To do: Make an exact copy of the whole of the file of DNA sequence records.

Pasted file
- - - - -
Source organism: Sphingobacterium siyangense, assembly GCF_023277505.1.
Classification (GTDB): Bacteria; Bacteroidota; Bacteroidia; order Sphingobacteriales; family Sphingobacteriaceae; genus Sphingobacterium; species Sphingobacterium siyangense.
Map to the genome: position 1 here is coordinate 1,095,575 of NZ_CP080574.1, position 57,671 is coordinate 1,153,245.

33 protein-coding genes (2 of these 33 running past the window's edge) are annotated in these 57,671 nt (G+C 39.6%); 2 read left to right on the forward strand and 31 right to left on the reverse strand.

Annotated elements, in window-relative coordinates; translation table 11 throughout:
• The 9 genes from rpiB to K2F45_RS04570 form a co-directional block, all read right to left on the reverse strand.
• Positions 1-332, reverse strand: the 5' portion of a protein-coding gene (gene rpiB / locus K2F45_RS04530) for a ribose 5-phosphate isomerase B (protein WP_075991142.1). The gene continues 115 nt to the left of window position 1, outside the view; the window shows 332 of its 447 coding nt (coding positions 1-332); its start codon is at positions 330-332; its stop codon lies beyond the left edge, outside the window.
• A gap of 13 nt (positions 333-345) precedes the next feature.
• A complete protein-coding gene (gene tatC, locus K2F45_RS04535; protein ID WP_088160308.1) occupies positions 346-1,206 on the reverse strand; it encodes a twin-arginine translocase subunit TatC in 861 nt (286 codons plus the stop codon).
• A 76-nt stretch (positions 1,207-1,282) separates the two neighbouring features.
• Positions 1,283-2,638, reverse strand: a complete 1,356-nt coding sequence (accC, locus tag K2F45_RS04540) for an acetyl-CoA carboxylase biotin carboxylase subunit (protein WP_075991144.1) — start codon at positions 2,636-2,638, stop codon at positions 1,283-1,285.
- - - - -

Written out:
Source organism: Sphingobacterium siyangense, assembly GCF_023277505.1.
Classification (GTDB): Bacteria; Bacteroidota; Bacteroidia; order Sphingobacteriales; family Sphingobacteriaceae; genus Sphingobacterium; species Sphingobacterium siyangense.
Map to the genome: position 1 here is coordinate 1,095,575 of NZ_CP080574.1, position 57,671 is coordinate 1,153,245.

33 protein-coding genes (2 of these 33 running past the window's edge) are annotated in these 57,671 nt (G+C 39.6%); 2 read left to right on the forward strand and 31 right to left on the reverse strand.

Annotated elements, in window-relative coordinates; translation table 11 throughout:
• The 9 genes from rpiB to K2F45_RS04570 form a co-directional block, all read right to left on the reverse strand.
• Positions 1-332, reverse strand: the 5' portion of a protein-coding gene (gene rpiB / locus K2F45_RS04530) for a ribose 5-phosphate isomerase B (protein WP_075991142.1). The gene continues 115 nt to the left of window position 1, outside the view; the window shows 332 of its 447 coding nt (coding positions 1-332); its start codon is at positions 330-332; its stop codon lies beyond the left edge, outside the window.
• A gap of 13 nt (positions 333-345) precedes the next feature.
• A complete protein-coding gene (gene tatC, locus K2F45_RS04535; protein ID WP_088160308.1) occupies positions 346-1,206 on the reverse strand; it encodes a twin-arginine translocase subunit TatC in 861 nt (286 codons plus the stop codon).
• A 76-nt stretch (positions 1,207-1,282) separates the two neighbouring features.
• Positions 1,283-2,638, reverse strand: a complete 1,356-nt coding sequence (accC, locus tag K2F45_RS04540) for an acetyl-CoA carboxylase biotin carboxylase subunit (protein WP_075991144.1) — start codon at positions 2,636-2,638, stop codon at positions 1,283-1,285.